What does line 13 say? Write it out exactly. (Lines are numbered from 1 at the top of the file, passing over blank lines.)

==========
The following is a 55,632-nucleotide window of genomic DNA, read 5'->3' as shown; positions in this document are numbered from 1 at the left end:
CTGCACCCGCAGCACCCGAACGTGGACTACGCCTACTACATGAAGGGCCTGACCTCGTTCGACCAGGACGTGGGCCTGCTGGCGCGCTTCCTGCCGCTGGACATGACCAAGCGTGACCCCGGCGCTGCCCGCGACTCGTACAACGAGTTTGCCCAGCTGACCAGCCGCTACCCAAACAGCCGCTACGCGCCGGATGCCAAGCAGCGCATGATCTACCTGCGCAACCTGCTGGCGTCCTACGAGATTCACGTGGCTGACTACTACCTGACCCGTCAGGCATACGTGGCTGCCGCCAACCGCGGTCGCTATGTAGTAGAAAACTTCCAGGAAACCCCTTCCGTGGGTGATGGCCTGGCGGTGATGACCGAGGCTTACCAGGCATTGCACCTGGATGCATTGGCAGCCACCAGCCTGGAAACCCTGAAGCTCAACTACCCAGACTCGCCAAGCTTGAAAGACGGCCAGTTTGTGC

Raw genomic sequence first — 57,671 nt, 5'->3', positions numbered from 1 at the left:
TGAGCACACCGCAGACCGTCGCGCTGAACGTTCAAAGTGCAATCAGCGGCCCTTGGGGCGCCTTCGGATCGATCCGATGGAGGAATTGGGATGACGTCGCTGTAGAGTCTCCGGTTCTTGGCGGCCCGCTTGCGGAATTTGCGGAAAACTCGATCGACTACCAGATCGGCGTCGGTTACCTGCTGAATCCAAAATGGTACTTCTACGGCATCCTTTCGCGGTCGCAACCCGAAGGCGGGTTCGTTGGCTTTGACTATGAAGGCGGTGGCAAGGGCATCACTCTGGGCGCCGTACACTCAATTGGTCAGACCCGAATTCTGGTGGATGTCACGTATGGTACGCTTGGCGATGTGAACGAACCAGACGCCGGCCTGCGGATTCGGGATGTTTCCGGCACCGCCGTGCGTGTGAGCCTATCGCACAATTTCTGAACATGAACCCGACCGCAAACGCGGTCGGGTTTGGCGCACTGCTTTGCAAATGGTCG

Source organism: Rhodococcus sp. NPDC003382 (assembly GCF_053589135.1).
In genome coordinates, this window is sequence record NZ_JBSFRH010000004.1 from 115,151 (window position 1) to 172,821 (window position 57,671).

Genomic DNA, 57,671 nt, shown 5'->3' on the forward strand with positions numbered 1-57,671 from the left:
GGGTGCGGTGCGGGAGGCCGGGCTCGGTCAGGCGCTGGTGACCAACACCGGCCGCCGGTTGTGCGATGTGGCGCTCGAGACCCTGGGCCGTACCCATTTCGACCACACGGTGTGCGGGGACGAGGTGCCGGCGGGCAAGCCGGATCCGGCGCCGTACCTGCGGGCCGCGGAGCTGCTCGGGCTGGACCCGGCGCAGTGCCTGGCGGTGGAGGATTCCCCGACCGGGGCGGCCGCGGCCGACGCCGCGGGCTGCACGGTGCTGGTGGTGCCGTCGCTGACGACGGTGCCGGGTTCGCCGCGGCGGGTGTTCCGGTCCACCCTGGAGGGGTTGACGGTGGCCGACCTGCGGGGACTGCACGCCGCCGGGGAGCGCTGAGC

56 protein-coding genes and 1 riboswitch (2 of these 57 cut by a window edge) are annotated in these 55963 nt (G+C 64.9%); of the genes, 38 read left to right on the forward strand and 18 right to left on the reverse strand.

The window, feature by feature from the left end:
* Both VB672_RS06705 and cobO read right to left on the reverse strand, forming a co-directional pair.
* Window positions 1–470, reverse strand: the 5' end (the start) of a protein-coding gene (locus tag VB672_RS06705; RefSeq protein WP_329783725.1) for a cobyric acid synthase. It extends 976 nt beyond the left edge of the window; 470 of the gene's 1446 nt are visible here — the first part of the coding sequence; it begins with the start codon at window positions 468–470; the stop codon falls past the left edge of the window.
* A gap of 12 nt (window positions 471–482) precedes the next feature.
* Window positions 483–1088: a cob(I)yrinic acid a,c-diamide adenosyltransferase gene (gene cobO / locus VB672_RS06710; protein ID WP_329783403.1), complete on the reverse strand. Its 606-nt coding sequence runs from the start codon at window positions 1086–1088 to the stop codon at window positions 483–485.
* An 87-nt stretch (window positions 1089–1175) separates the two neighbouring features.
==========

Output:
* A gap of 12 nt (window positions 471–482) precedes the next feature.